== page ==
Osteomyelitis is an infection of the jaw bone caused by untreated tooth and gum infections. It occurs when bacteria or fungi from cavities, tooth decay, or advanced periodontal disease spread from the tooth’s pulp or roots into the jaw.

The infection causes inflammation in the bone tissue, reducing blood flow in the area and slowing the body’s ability to fight infection. Pus and abscesses develop in the infected regions, and tissue and bone death can occur.

Symptoms of osteomyelitis

  • Severe tooth pain that transitions into constant, throbbing jaw pain
  • Swelling, drainage, and tenderness in the jaw
  • Difficulty opening the mouth and chewing
  • Numbness or tingling sensation in the jaw, lips, or face
  • Tooth loosening or loss
  • Fever and fatigue
  • Bad breath

Treating osteomyelitis

Osteomyelitis requires aggressive antibiotic therapy, sometimes administered intravenously in the hospital. Diseased teeth are extracted to remove the source of infection. Dead bone tissue may need to be surgically removed (debrided) to allow healing. With prompt treatment, the infection can usually be controlled before it causes permanent bone damage. But prevention through good oral care is key.

Key takeaways

  • Rotten, decayed teeth provide a welcoming environment for infection and disease to take hold in the mouth.
  • Dental abscesses, periodontal disease, tooth decay, thrush, and cracked teeth are among the most common problems caused by poor oral hygiene.
  • If left untreated, these conditions allow infection to spread from the mouth to the jaw, neck, and other areas of the body.
  • Severe dental infections can also increase vulnerability to oral cancer or osteomyelitis of the jaw bone.
  • Practicing good daily oral hygiene and getting regular dental exams and cleanings are essential for preventing painful, expensive, and potentially serious health consequences of rotten teeth.
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Frequently Asked Questions

Q: How quickly can tooth decay progress if left untreated?

A: Tooth decay spreads rapidly if not treated. What starts as a barely noticeable white spot can become a large cavity in just a few months. Small cavities take 3-12 months to develop into larger cavities. From there, untreated decay can destroy a tooth in less than a year. The pace depends on the individual and presence of risk factors like a sugary diet. But in general, decay is a quickly advancing condition.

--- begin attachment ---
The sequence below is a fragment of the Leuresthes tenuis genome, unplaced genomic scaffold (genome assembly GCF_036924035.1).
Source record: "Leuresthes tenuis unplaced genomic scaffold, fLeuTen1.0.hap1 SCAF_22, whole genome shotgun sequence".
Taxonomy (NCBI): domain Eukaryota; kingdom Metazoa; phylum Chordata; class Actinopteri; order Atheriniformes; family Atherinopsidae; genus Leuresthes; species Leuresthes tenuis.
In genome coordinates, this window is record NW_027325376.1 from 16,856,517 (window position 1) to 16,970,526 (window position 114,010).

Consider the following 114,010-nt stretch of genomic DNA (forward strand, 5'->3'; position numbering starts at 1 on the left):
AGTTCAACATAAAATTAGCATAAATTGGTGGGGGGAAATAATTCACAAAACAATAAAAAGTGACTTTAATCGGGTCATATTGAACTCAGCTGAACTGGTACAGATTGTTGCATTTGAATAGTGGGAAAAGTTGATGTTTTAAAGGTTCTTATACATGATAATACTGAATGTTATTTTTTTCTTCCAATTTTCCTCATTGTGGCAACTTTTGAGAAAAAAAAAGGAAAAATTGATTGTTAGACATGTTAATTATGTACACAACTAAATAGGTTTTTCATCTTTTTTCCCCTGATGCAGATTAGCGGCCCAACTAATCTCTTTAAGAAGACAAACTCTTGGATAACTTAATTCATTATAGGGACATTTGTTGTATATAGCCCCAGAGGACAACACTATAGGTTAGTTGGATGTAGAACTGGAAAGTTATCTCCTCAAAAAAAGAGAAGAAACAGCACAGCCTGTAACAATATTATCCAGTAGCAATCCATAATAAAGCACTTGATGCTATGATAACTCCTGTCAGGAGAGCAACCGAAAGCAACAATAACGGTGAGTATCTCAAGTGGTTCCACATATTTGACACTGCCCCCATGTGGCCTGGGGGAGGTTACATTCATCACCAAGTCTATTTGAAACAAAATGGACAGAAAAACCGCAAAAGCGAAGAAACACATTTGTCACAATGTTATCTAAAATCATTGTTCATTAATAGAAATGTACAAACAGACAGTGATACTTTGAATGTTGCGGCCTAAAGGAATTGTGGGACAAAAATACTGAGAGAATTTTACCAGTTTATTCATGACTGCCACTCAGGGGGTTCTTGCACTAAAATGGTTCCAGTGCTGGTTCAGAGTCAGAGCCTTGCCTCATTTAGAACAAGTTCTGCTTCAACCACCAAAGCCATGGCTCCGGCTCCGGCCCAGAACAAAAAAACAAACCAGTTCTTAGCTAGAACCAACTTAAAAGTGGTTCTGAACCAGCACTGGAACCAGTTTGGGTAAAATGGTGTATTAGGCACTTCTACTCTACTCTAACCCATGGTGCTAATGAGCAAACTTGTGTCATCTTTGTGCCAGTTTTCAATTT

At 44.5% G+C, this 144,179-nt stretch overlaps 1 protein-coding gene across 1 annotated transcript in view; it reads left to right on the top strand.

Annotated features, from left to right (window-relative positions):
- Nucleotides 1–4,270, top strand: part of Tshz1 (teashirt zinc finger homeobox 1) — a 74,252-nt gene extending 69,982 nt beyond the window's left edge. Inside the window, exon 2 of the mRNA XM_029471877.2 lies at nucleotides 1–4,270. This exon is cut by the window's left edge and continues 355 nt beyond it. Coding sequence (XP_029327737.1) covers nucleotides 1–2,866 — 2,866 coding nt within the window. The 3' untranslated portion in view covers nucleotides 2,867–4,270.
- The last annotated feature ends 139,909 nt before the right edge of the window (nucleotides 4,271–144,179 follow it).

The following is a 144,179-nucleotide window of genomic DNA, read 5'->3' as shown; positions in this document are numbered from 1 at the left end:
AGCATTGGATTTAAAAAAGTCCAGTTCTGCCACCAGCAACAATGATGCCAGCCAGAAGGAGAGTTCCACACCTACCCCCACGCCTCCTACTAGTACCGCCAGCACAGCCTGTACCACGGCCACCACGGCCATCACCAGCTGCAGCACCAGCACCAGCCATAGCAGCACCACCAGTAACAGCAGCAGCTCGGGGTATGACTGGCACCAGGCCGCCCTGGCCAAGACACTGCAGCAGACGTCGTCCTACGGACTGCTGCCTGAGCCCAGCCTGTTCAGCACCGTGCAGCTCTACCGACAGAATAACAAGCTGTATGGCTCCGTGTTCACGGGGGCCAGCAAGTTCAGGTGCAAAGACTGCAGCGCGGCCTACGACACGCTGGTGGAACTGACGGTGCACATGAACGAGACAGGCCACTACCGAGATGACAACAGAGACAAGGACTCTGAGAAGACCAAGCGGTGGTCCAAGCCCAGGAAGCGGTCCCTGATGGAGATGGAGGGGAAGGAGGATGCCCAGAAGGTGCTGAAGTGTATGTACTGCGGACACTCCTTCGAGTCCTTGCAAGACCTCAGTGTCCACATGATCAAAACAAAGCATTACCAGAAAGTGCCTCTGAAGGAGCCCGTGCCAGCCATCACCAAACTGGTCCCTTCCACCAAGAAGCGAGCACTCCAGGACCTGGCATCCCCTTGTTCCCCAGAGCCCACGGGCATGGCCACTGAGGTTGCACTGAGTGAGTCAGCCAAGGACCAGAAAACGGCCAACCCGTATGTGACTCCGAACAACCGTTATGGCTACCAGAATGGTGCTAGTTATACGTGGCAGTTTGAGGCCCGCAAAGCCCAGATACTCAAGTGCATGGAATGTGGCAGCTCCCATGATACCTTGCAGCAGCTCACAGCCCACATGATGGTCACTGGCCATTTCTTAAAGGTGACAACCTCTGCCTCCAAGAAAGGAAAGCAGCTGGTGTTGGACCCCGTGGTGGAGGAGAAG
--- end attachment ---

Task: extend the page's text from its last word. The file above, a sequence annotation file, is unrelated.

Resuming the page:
Q: Can a rotten tooth just fall out on its own?

A: No, a rotten or decayed tooth will not simply fall out on its own. As tooth decay undermines the enamel and eats into the sensitive inner structures, it can certainly damage a tooth to the point where it becomes loose or fragile. But it requires surgical extraction by a dentist to fully remove the affected tooth. Allowing decay to progress to natural tooth loss is extremely dangerous, given the likelihood of serious infections spreading throughout the mouth and jaw.

Q: How are deep dental abscesses treated?

A: For dental abscesses that extend deep into the tooth and jaw tissues, the first step is a root canal treatment. This involves drilling an opening through the top of the tooth to reach the infected pulp. The pulp and nerves are removed and the insides of the roots are cleaned and disinfected. Next, the tooth is extracted to provide decompression and drainage of the abscess. Remaining infection may be drained surgically through the gum. Antibiotics are used alongside dental treatment to control the infection. Healing may take several weeks to months.

Q: What is the fastest way to improve gum health?

A: The quickest way to start reversing gum disease is through professional deep cleaning to remove plaque and tartar above and below the gumline. Improving daily oral hygiene is also key. Effective brushing and flossing will continue fighting plaque buildup after the deep cleaning. Antimicrobial mouthwash can provide added protection against the bacterial infection causing gum inflammation. As gums heal, inflammation and bleeding should steadily decrease. Within a few weeks, healthier gums that are pink rather than red or swollen should be apparent.

Q: How long does a dental crown typically last?

A: With proper care, a dental crown generally lasts 5-15 years before needing replacement. However, crowns placed on badly decayed teeth or to restore teeth already weakened by cracks may only last 5 years. Proper oral hygiene and regular dental visits help crowns last toward the longer end of that timeframe. But eventually the damage below the crown is likely to necessitate a new one. Getting decay treated early before a crown is needed can extend the life of a tooth for decades.